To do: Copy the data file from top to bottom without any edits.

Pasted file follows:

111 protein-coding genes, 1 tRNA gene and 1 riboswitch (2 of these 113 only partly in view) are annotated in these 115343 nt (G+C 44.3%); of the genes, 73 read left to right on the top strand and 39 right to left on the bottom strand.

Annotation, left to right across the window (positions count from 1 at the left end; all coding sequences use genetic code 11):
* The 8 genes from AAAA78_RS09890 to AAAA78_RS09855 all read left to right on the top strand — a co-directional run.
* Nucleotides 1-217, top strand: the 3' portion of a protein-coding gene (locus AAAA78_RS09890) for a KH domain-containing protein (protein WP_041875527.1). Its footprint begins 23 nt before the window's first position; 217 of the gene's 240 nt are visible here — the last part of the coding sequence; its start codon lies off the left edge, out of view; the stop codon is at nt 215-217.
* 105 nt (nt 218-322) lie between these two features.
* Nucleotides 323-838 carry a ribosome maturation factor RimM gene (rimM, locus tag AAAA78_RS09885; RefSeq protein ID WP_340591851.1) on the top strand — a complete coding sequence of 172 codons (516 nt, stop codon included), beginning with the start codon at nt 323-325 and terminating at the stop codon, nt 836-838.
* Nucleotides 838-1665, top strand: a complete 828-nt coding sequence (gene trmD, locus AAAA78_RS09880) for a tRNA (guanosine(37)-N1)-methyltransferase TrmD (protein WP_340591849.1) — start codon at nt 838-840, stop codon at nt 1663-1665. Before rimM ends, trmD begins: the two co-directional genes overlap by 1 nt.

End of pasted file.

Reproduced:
111 protein-coding genes, 1 tRNA gene and 1 riboswitch (2 of these 113 only partly in view) are annotated in these 115343 nt (G+C 44.3%); of the genes, 73 read left to right on the top strand and 39 right to left on the bottom strand.

Annotation, left to right across the window (positions count from 1 at the left end; all coding sequences use genetic code 11):
* The 8 genes from AAAA78_RS09890 to AAAA78_RS09855 all read left to right on the top strand — a co-directional run.
* Nucleotides 1-217, top strand: the 3' portion of a protein-coding gene (locus AAAA78_RS09890) for a KH domain-containing protein (protein WP_041875527.1). Its footprint begins 23 nt before the window's first position; 217 of the gene's 240 nt are visible here — the last part of the coding sequence; its start codon lies off the left edge, out of view; the stop codon is at nt 215-217.
* 105 nt (nt 218-322) lie between these two features.
* Nucleotides 323-838 carry a ribosome maturation factor RimM gene (rimM, locus tag AAAA78_RS09885; RefSeq protein ID WP_340591851.1) on the top strand — a complete coding sequence of 172 codons (516 nt, stop codon included), beginning with the start codon at nt 323-325 and terminating at the stop codon, nt 836-838.
* Nucleotides 838-1665, top strand: a complete 828-nt coding sequence (gene trmD, locus AAAA78_RS09880) for a tRNA (guanosine(37)-N1)-methyltransferase TrmD (protein WP_340591849.1) — start codon at nt 838-840, stop codon at nt 1663-1665. Before rimM ends, trmD begins: the two co-directional genes overlap by 1 nt.